So how is my fieldwork and data collection coming along? Well, it isn’t… I’m waiting, sort of on stand-by, ready to leave for Okhaldhunga as soon as I can. First I was sick, then the hospital director at Okhaldhunga Community Hospital isn’t currently in Okhaldhunga, and he is my contact person. My only contact person there. So now we wait… I do have some good news though, I have finally acquired a length board, yay! Also, I still don’t have cholera even though the newspaper said 3 days ago that the outbreak had now spread to my neighborhood. Thrilled to not have cholera! (Doing my best to focus on the positive…)
Finding yourself in a new setting sometimes make you see things from a different perspective and ask yourself new questions. I have asked questions I have never asked before. Like is it a good thing to have a gecko in your closet? Does it eat spiders? Will it leave gecko-poo all over my clothes? I have never previously considered the diet or the digestive functions of geckos… My conclusion: The gecko can stay. I really do hate spiders… I am also considering my relationship to time. Should I care less about time or should I take greater care not to waste it? Probably both. I should probably care less about time as something that is running out and something that is working against me, and take more care not to waste the moments that make up time. Since I can’t really do anything about this waiting situation I am currently in, I’ve decided not to be stressed about it, and just go with whatever happens.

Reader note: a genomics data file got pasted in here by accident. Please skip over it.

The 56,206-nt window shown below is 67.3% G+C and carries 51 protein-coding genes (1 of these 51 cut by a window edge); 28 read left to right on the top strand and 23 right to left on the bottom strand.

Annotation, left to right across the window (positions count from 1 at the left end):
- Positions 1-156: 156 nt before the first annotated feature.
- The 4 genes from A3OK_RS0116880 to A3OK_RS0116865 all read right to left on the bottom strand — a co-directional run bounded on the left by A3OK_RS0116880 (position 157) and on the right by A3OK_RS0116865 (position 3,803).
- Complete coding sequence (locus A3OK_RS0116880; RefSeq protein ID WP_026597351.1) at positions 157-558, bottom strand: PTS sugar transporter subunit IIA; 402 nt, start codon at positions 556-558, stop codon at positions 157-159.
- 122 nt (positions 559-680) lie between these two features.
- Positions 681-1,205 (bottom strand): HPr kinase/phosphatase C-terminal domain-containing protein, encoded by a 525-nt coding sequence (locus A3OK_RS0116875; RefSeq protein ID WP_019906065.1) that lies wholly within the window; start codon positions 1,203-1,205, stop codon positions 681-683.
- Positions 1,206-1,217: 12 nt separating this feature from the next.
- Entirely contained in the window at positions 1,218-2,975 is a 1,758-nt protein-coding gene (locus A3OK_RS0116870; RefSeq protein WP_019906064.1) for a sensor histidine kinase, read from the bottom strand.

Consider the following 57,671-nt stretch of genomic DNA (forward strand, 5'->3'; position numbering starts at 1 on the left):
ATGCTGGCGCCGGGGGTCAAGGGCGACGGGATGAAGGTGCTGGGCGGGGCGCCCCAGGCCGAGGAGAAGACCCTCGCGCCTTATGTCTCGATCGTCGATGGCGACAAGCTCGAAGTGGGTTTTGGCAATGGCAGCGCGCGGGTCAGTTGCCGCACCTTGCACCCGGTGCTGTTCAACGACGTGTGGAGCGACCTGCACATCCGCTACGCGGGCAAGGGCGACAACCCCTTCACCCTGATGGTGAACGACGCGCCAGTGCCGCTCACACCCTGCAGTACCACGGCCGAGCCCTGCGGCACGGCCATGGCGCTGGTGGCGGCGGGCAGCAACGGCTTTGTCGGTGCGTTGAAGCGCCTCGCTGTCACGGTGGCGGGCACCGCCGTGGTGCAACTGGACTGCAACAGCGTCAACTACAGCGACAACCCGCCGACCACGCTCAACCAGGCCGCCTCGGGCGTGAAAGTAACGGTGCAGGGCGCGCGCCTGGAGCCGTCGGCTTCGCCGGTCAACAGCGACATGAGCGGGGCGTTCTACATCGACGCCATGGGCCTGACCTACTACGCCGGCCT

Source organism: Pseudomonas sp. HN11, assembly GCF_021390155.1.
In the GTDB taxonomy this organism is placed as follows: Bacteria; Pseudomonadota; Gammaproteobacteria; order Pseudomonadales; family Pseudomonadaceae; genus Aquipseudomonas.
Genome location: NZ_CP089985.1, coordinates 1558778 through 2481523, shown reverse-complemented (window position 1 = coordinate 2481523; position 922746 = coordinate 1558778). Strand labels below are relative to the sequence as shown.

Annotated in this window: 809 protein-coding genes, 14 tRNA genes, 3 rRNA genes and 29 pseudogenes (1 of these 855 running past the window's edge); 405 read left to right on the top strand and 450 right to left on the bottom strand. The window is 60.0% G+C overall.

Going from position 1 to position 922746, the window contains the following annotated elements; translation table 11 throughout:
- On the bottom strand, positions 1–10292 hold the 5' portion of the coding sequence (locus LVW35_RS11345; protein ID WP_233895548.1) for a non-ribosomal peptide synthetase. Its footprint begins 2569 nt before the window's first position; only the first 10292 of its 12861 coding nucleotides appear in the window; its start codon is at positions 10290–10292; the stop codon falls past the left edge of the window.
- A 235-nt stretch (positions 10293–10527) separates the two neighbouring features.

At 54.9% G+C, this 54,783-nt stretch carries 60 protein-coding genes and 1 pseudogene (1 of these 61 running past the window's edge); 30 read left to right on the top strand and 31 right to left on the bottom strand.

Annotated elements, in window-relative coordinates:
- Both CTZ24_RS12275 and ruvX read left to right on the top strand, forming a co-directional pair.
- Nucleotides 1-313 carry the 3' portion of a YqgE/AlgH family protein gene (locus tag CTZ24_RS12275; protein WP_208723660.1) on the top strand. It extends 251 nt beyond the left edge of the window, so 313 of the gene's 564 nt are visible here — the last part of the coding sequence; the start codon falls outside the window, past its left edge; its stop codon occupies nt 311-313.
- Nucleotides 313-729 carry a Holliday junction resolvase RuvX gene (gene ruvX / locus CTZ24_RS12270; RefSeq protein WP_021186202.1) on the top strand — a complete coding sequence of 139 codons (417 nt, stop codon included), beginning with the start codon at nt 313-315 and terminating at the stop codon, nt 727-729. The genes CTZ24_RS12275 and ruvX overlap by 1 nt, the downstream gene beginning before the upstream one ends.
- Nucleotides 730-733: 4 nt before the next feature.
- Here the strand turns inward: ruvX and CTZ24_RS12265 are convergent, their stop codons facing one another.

So, for now, I’ll just stay here I Kathmandu and continue my new little life here. Getting by in Kathmandu is easy as most people speak English fairly well. I love meeting the schoolchildren on their way home, they are simply adorable and often make use of the chance to talk to a foreigner and the standard is “Hello, how are you?” and then sometimes the follow-up “I’m fine, where do you live?” Then they giggle and move on. One day I walked through a different neighborhood than I usually do and it was right around the time school finishes. A 9-10 year old girl in a school uniform starts to speak and I expect the usual, but out comes “Hello sugarbaby, you beautiful girl”. Well, that was new. She must be learning her English from quite a different source than the majority of the kids… But hey, I don’t get called beautiful that often, and, nearing 40, I don’t get referred to as a girl very often either.